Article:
Back in 2017, I had a very difficult decision to make. My rowdy tenants gave notice and I had to decide whether to sell my rental property or try and find new tenants.
The house had been rented between 2014 – 2017 for $8,200 – $8,800 a month. But when I went to find new tenants at a similar rent in 2017, none were to be found. Instead, I got a couple of offers for only $7,500 a month after 45 days of looking.
Because my tenant situation gave me stress and my son was just born, I really felt that 2017 was a good time to sell. Further, I was running up against the $500,000 tax-free profit exclusion limit.
Earlier, in 2012, I had tried to sell the house for $1.7 million and received zero offers. My agent at the time told me one couple was looking to lowball me at $1.5 million and I told them don’t bother. Fast forward five years, I was able to find my one and only offer for $2.75 million so I took it.
After paying fees, taxes, and the $800,000 mortgage, I was left with about $1,800,000 in proceeds. Over the next 60 days, I invested $600,000 into dividend-paying stocks, $600,000 into CA municipal bonds, $550,000 into real estate crowdfunding, and left ~$50,000 in cash.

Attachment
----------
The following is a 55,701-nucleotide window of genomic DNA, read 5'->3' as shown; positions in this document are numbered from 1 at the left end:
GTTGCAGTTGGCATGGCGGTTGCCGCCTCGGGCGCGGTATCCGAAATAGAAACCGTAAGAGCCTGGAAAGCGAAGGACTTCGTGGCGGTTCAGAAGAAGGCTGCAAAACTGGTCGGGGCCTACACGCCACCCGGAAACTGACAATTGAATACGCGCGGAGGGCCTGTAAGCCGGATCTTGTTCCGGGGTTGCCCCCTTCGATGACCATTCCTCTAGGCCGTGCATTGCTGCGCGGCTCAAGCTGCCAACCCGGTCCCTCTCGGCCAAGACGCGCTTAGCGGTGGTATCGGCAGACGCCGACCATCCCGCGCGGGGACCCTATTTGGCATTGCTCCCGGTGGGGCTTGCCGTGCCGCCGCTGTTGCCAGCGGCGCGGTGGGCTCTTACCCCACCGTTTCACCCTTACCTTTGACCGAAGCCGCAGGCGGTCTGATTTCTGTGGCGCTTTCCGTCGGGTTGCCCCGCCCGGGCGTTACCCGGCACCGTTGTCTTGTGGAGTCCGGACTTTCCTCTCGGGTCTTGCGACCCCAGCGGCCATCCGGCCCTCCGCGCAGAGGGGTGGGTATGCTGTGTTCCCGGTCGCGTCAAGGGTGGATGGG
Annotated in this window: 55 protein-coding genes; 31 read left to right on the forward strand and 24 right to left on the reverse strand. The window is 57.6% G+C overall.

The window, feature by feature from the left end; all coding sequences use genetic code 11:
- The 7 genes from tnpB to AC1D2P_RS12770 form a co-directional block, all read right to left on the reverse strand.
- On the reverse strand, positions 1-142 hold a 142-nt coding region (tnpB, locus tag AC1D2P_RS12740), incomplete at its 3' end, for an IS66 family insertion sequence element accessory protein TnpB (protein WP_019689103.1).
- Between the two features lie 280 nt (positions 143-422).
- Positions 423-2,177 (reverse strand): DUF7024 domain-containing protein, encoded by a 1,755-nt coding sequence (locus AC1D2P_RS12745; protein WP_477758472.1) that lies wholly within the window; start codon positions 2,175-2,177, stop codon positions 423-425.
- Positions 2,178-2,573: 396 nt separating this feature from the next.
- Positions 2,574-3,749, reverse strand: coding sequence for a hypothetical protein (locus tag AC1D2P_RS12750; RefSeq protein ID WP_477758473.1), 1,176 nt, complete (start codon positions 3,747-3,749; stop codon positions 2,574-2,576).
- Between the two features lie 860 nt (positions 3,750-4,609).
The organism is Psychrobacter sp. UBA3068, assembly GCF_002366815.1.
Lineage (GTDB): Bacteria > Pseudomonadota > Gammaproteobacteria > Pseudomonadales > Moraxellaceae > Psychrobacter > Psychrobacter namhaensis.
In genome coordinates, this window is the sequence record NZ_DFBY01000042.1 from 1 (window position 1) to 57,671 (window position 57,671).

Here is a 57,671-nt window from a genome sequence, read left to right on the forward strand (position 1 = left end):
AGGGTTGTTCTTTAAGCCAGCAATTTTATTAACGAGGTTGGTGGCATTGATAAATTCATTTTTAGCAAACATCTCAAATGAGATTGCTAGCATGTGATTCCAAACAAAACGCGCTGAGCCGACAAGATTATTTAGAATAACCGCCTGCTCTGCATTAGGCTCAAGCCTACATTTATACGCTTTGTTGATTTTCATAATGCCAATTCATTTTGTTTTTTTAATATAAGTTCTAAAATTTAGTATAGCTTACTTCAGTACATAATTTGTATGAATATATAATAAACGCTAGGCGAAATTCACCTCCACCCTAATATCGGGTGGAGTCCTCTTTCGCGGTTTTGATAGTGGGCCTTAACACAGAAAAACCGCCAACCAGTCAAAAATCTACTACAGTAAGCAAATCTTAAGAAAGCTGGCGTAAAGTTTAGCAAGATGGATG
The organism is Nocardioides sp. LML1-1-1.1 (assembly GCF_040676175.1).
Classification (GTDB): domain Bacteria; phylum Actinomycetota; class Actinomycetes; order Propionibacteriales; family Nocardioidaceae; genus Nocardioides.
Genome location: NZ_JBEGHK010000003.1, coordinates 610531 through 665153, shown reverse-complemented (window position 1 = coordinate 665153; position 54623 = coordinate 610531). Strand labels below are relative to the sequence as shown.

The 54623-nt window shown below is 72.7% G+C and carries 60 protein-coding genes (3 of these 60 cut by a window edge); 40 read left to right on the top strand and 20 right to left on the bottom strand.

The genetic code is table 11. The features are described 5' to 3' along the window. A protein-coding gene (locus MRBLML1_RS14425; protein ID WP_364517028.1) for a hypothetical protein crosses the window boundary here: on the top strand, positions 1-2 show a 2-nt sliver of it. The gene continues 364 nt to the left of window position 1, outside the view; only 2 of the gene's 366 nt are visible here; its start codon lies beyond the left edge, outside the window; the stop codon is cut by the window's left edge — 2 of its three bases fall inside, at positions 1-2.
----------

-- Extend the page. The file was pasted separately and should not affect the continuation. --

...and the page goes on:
So far, the reinvested proceeds have done well. But most of all, the reinvested proceeds have provided a greater amount of passive income with minimal work on my part. I’m extremely thankful I was able to free up time since mid-2017 to be a stay at home dad.
I’m also thankful to the FS community for sharing their thoughts about whether or not to sell back in 2017. After over 1,000 votes, 75% of you said sell, which gave me added confidence to let my once beloved property go.
In this post, I will argue that a golden opportunity to buy real estate is once again upon us. My spidey senses are telling me it’s time to buy at least one property before January 1, 2021.
After I finish telling you why I’m getting bullish on real estate, I’d love for those of you who are bearish to blow my arguments to smithereens.
Why It’s Time To Buy Property Again
1) Prices have softened all across the country. It turns out, selling in 2017 looks to have been the recent median sales price peak according to the Federal Reserve Economic Data (FRED). See chart below.
If we look what happened after the previous peak in late 2006, we saw the median sales price go from $255,000 down to $210,000 (-17%) over the course of 2.5 years. Some time in 2H2009, home prices bottomed.